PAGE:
Understanding Burnout

Burnout is a distinct form of stress, often associated with work, that can affect your physical and mental health. Mayo Clinic defines burnout as “a state of physical or emotional exhaustion that also involves a sense of reduced accomplishment and loss of personal identity.” Burnout is extremely common for a mom who is working in the mental health field.

Burnout in the Mental Health Field

Sadly, burnout is common in helping professions, and its prevalence is particularly high among mental health care workers. Therapy is all about guiding and supporting our clients through self-exploration, empowering them through a strength-based lens, and providing unconditional positive regard. The effectiveness of therapy is greatly influenced by the therapeutic relationship, which involves an emotional bond of trust, care, empathy, respect, and appropriate boundaries. Mindfulness and presence are also crucial. Managing so many vulnerable relationships and emotional holdings can be draining.

The Passion and Challenges of Therapists

To be a therapist in the mental health field, you truly need to love what you do. Processing and emotionally supporting others is a privileged and meaningful role, and it’s also important to acknowledge that it can be exhausting. Being relational and emotionally vulnerable can be draining, which is why many people struggle with and avoid it. Burnout doesn’t always have to do with a toxic work environment or job dissatisfaction; it can arise from compassion fatigue, lack of self-care (especially common when caring for others in healthcare), isolation, and other factors. Often, burnout and other stressors spill over from your work life into your personal life. As therapists, we’re also human and imperfect; we grapple with stressors and distressing emotions, and it’s challenging to be present 100% of the time – no one can do that.

The Demands of Parenthood

Parenting is also hard, and it’s also work. Parenting is a lifelong job, and arguably your most important one. You agree to sacrifice your privacy (forget about going to the bathroom alone), sleepless nights, nights out with friends, and running out without packing half the house.

Embracing Imperfection as a Mom

We’re all imperfect parents, and that’s okay. Good parenting doesn’t require perfection or constant presence.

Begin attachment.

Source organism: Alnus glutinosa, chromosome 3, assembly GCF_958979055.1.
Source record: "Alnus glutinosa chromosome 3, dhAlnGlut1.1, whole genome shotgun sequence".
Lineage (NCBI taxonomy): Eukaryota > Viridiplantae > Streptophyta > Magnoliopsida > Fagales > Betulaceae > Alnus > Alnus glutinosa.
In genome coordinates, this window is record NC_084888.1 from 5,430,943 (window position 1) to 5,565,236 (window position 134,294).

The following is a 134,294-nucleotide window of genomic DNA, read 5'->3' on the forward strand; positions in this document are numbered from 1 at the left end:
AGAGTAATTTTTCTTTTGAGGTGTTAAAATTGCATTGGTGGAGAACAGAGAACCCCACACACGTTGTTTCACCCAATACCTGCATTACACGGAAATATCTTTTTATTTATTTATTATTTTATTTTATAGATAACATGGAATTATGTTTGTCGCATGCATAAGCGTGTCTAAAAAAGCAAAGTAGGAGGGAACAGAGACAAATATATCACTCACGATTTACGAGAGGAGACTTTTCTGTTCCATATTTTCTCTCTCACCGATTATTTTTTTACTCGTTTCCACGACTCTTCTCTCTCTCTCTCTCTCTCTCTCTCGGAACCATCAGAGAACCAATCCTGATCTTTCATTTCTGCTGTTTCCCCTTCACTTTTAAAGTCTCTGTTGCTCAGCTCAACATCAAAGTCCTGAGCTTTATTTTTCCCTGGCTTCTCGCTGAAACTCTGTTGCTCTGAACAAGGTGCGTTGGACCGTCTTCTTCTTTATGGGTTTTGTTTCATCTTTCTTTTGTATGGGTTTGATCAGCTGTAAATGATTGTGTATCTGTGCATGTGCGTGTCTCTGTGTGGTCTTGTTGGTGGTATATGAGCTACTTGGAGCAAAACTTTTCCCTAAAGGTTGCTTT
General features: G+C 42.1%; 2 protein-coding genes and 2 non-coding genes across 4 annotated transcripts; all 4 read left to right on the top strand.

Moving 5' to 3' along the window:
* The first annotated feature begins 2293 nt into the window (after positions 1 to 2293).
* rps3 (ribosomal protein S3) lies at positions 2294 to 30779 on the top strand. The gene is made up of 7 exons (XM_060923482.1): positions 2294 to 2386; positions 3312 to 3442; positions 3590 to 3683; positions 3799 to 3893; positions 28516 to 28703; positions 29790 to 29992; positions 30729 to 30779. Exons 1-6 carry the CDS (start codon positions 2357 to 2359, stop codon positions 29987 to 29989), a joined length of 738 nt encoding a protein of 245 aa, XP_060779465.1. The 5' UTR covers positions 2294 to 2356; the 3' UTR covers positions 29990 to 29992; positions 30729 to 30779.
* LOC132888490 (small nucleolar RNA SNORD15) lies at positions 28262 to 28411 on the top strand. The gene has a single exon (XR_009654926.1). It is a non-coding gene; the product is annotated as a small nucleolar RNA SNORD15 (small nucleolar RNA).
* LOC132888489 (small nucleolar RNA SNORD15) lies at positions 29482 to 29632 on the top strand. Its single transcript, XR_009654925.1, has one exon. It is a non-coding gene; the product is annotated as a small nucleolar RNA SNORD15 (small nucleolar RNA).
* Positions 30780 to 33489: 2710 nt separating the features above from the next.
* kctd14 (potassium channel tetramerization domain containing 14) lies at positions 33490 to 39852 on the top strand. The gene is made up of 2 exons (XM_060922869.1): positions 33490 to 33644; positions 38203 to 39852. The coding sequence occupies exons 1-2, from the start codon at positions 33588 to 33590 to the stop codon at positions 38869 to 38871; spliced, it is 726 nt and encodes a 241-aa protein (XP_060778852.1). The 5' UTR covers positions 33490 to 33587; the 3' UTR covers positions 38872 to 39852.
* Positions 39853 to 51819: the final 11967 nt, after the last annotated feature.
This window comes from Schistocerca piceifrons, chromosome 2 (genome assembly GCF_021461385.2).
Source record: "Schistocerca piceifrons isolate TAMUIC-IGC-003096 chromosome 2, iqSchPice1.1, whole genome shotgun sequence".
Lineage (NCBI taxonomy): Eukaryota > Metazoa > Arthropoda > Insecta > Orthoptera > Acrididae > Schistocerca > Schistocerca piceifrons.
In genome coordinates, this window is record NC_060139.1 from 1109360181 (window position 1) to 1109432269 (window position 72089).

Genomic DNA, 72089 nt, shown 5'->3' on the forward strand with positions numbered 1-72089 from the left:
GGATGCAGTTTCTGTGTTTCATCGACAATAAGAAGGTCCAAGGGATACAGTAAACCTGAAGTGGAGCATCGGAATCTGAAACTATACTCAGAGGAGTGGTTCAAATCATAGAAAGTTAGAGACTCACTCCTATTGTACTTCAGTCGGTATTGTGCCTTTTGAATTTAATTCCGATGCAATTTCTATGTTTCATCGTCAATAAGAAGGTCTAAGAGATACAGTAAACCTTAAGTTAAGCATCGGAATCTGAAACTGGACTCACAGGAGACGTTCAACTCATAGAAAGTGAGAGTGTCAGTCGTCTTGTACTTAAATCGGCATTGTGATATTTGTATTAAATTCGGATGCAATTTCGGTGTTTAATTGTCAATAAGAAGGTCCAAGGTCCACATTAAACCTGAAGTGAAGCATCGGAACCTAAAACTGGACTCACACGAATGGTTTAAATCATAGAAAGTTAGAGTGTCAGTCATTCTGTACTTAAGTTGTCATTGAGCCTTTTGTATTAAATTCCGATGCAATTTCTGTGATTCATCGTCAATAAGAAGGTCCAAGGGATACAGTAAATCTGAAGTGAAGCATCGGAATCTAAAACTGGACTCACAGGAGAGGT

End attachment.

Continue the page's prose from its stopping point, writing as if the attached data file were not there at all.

Striking a Balance: The Dual Roles

What therapy and parenting have in common is their challenging and also stressful, purposeful nature, and to “excel” in either role, you need to be authentically yourself. There will be times when you get stressed, feel exhausted, and make mistakes that make you question your “why.” Why did I choose to be a therapist? Why did I choose to be a parent?

Navigating the Intersection of Mom and Mentor

What about when you’re both a therapist and a parent?

Both roles can be isolating. Both involve a great deal of care, vulnerability, and exhaustion. Each can increase the risk of burnout, and when combined, it can be challenging to distinguish where one ends and the other begins. When working remotely from home, you may find yourself switching between these roles and struggling to stay present.

Strategies for Maintaining Well-being

Seeking help, practicing self-care, and forming connections can help you stay grounded. I once read that making friends with other parents is like dating, and if you spend much of your time at work, your colleagues often become your main pool for social connections. In a remote workplace, this becomes a virtual pool, which can be even more isolating.

Building a Support System

Finding like-minded people can be difficult, and finding like-minded parents can be even harder. As a full-time therapist and now a full-time parent to a beautiful baby boy, I yearn for a friend who is going through similar experiences and shared interests. I am on friendly terms with some of my colleagues at work, but we aren’t particularly close; our conversations are mostly superficial or clinical.

The Power of Connection

One day, I reached out to one of my coworkers with a few parenting questions, and we began discussing our shared similarities and experiences with our children. This evolved into daily messaging and conversations about other interests. Later, I reached out to a few other moms at my workplace, and I discovered they also had similar experiences, which made it a little less isolating.

Continuing to reach out both online and offline, I eventually found my group of friends. Joining friendship apps, like Spinnr, and groups that matched my interests helped me connect with other people, especially moms. No just moms but moms who share my interests. Sometimes, you don’t realize what those shared interests are until you find them, and exploring and making new connections can be fascinating and engaging.

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